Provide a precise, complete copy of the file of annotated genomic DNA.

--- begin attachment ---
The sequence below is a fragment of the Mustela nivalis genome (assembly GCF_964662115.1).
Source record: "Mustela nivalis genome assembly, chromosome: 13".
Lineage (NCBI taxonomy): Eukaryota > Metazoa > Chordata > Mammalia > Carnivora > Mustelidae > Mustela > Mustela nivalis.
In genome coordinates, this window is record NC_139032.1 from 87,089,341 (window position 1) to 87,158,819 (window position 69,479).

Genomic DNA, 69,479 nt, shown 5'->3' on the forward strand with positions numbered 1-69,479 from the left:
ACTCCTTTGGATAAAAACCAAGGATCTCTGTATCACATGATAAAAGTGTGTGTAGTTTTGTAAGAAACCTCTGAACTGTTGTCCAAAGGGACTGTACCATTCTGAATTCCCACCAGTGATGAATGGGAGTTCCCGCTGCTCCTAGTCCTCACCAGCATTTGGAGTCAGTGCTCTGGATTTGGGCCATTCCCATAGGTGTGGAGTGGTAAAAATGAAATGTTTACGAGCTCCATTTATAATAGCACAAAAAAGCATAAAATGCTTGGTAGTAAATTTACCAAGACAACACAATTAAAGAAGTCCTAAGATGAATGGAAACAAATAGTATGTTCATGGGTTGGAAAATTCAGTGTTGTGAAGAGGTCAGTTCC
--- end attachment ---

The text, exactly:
The sequence below is a fragment of the Mustela nivalis genome (assembly GCF_964662115.1).
Source record: "Mustela nivalis genome assembly, chromosome: 13".
Lineage (NCBI taxonomy): Eukaryota > Metazoa > Chordata > Mammalia > Carnivora > Mustelidae > Mustela > Mustela nivalis.
In genome coordinates, this window is record NC_139032.1 from 87,089,341 (window position 1) to 87,158,819 (window position 69,479).

Genomic DNA, 69,479 nt, shown 5'->3' on the forward strand with positions numbered 1-69,479 from the left:
ACTCCTTTGGATAAAAACCAAGGATCTCTGTATCACATGATAAAAGTGTGTGTAGTTTTGTAAGAAACCTCTGAACTGTTGTCCAAAGGGACTGTACCATTCTGAATTCCCACCAGTGATGAATGGGAGTTCCCGCTGCTCCTAGTCCTCACCAGCATTTGGAGTCAGTGCTCTGGATTTGGGCCATTCCCATAGGTGTGGAGTGGTAAAAATGAAATGTTTACGAGCTCCATTTATAATAGCACAAAAAAGCATAAAATGCTTGGTAGTAAATTTACCAAGACAACACAATTAAAGAAGTCCTAAGATGAATGGAAACAAATAGTATGTTCATGGGTTGGAAAATTCAGTGTTGTGAAGAGGTCAGTTCC